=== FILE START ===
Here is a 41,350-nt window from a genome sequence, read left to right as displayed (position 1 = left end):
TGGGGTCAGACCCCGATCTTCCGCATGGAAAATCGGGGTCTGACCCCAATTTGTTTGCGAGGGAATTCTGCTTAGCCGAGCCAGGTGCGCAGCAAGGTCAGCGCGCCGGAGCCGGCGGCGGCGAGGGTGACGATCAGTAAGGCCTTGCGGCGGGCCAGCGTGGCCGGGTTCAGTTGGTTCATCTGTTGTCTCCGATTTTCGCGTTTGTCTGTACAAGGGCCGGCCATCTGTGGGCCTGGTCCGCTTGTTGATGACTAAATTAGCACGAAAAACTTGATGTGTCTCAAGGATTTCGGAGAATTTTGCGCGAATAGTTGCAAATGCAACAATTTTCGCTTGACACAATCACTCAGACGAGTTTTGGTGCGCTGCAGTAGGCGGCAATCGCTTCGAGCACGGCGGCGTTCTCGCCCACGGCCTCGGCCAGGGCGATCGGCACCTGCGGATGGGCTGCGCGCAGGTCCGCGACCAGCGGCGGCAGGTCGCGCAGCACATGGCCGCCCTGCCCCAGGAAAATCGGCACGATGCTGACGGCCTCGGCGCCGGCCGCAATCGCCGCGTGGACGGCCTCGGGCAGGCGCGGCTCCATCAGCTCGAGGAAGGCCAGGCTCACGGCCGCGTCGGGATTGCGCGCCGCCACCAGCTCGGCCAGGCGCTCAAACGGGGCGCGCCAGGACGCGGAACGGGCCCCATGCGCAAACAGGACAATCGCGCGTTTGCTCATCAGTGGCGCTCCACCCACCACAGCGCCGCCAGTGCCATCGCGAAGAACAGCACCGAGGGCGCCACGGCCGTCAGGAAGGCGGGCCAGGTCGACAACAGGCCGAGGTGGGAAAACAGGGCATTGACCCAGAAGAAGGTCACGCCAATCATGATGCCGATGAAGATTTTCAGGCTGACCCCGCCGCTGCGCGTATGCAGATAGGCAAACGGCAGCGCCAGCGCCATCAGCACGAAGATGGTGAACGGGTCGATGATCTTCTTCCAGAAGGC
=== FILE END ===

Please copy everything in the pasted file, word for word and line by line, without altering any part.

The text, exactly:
Here is a 41,350-nt window from a genome sequence, read left to right as displayed (position 1 = left end):
TGGGGTCAGACCCCGATCTTCCGCATGGAAAATCGGGGTCTGACCCCAATTTGTTTGCGAGGGAATTCTGCTTAGCCGAGCCAGGTGCGCAGCAAGGTCAGCGCGCCGGAGCCGGCGGCGGCGAGGGTGACGATCAGTAAGGCCTTGCGGCGGGCCAGCGTGGCCGGGTTCAGTTGGTTCATCTGTTGTCTCCGATTTTCGCGTTTGTCTGTACAAGGGCCGGCCATCTGTGGGCCTGGTCCGCTTGTTGATGACTAAATTAGCACGAAAAACTTGATGTGTCTCAAGGATTTCGGAGAATTTTGCGCGAATAGTTGCAAATGCAACAATTTTCGCTTGACACAATCACTCAGACGAGTTTTGGTGCGCTGCAGTAGGCGGCAATCGCTTCGAGCACGGCGGCGTTCTCGCCCACGGCCTCGGCCAGGGCGATCGGCACCTGCGGATGGGCTGCGCGCAGGTCCGCGACCAGCGGCGGCAGGTCGCGCAGCACATGGCCGCCCTGCCCCAGGAAAATCGGCACGATGCTGACGGCCTCGGCGCCGGCCGCAATCGCCGCGTGGACGGCCTCGGGCAGGCGCGGCTCCATCAGCTCGAGGAAGGCCAGGCTCACGGCCGCGTCGGGATTGCGCGCCGCCACCAGCTCGGCCAGGCGCTCAAACGGGGCGCGCCAGGACGCGGAACGGGCCCCATGCGCAAACAGGACAATCGCGCGTTTGCTCATCAGTGGCGCTCCACCCACCACAGCGCCGCCAGTGCCATCGCGAAGAACAGCACCGAGGGCGCCACGGCCGTCAGGAAGGCGGGCCAGGTCGACAACAGGCCGAGGTGGGAAAACAGGGCATTGACCCAGAAGAAGGTCACGCCAATCATGATGCCGATGAAGATTTTCAGGCTGACCCCGCCGCTGCGCGTATGCAGATAGGCAAACGGCAGCGCCAGCGCCATCAGCACGAAGATGGTGAACGGGTCGATGATCTTCTTCCAGAAGGC